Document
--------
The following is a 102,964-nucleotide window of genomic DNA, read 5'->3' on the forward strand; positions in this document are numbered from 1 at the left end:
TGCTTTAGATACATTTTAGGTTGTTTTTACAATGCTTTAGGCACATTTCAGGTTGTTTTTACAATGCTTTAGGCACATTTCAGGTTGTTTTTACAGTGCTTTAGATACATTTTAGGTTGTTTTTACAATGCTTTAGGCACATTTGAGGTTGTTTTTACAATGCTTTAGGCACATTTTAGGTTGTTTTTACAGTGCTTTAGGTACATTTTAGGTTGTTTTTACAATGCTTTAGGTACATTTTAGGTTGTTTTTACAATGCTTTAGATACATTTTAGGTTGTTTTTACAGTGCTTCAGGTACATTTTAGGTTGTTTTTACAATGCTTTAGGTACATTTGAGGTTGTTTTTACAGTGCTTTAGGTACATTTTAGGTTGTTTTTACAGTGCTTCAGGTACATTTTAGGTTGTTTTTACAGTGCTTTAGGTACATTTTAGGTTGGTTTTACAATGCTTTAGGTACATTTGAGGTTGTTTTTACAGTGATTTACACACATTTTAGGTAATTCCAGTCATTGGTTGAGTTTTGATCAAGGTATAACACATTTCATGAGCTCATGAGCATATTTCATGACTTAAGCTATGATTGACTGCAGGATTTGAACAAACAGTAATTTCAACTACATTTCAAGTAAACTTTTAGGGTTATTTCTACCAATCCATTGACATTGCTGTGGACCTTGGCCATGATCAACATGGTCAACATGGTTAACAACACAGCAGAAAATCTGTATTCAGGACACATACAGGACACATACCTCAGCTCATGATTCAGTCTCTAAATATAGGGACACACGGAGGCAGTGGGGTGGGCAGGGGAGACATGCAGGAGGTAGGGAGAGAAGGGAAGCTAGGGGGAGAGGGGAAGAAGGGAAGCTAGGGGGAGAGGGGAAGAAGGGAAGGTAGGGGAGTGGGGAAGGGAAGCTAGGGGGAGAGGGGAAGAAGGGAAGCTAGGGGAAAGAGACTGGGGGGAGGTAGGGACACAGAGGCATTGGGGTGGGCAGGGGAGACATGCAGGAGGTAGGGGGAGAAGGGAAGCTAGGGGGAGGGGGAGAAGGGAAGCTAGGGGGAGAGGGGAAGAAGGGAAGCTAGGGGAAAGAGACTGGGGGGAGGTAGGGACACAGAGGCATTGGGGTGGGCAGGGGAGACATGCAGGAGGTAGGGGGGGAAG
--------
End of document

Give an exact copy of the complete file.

The following is a 102,964-nucleotide window of genomic DNA, read 5'->3' on the forward strand; positions in this document are numbered from 1 at the left end:
TGCTTTAGATACATTTTAGGTTGTTTTTACAATGCTTTAGGCACATTTCAGGTTGTTTTTACAATGCTTTAGGCACATTTCAGGTTGTTTTTACAGTGCTTTAGATACATTTTAGGTTGTTTTTACAATGCTTTAGGCACATTTGAGGTTGTTTTTACAATGCTTTAGGCACATTTTAGGTTGTTTTTACAGTGCTTTAGGTACATTTTAGGTTGTTTTTACAATGCTTTAGGTACATTTTAGGTTGTTTTTACAATGCTTTAGATACATTTTAGGTTGTTTTTACAGTGCTTCAGGTACATTTTAGGTTGTTTTTACAATGCTTTAGGTACATTTGAGGTTGTTTTTACAGTGCTTTAGGTACATTTTAGGTTGTTTTTACAGTGCTTCAGGTACATTTTAGGTTGTTTTTACAGTGCTTTAGGTACATTTTAGGTTGGTTTTACAATGCTTTAGGTACATTTGAGGTTGTTTTTACAGTGATTTACACACATTTTAGGTAATTCCAGTCATTGGTTGAGTTTTGATCAAGGTATAACACATTTCATGAGCTCATGAGCATATTTCATGACTTAAGCTATGATTGACTGCAGGATTTGAACAAACAGTAATTTCAACTACATTTCAAGTAAACTTTTAGGGTTATTTCTACCAATCCATTGACATTGCTGTGGACCTTGGCCATGATCAACATGGTCAACATGGTTAACAACACAGCAGAAAATCTGTATTCAGGACACATACAGGACACATACCTCAGCTCATGATTCAGTCTCTAAATATAGGGACACACGGAGGCAGTGGGGTGGGCAGGGGAGACATGCAGGAGGTAGGGAGAGAAGGGAAGCTAGGGGGAGAGGGGAAGAAGGGAAGCTAGGGGGAGAGGGGAAGAAGGGAAGGTAGGGGAGTGGGGAAGGGAAGCTAGGGGGAGAGGGGAAGAAGGGAAGCTAGGGGAAAGAGACTGGGGGGAGGTAGGGACACAGAGGCATTGGGGTGGGCAGGGGAGACATGCAGGAGGTAGGGGGAGAAGGGAAGCTAGGGGGAGGGGGAGAAGGGAAGCTAGGGGGAGAGGGGAAGAAGGGAAGCTAGGGGAAAGAGACTGGGGGGAGGTAGGGACACAGAGGCATTGGGGTGGGCAGGGGAGACATGCAGGAGGTAGGGGGGGAAG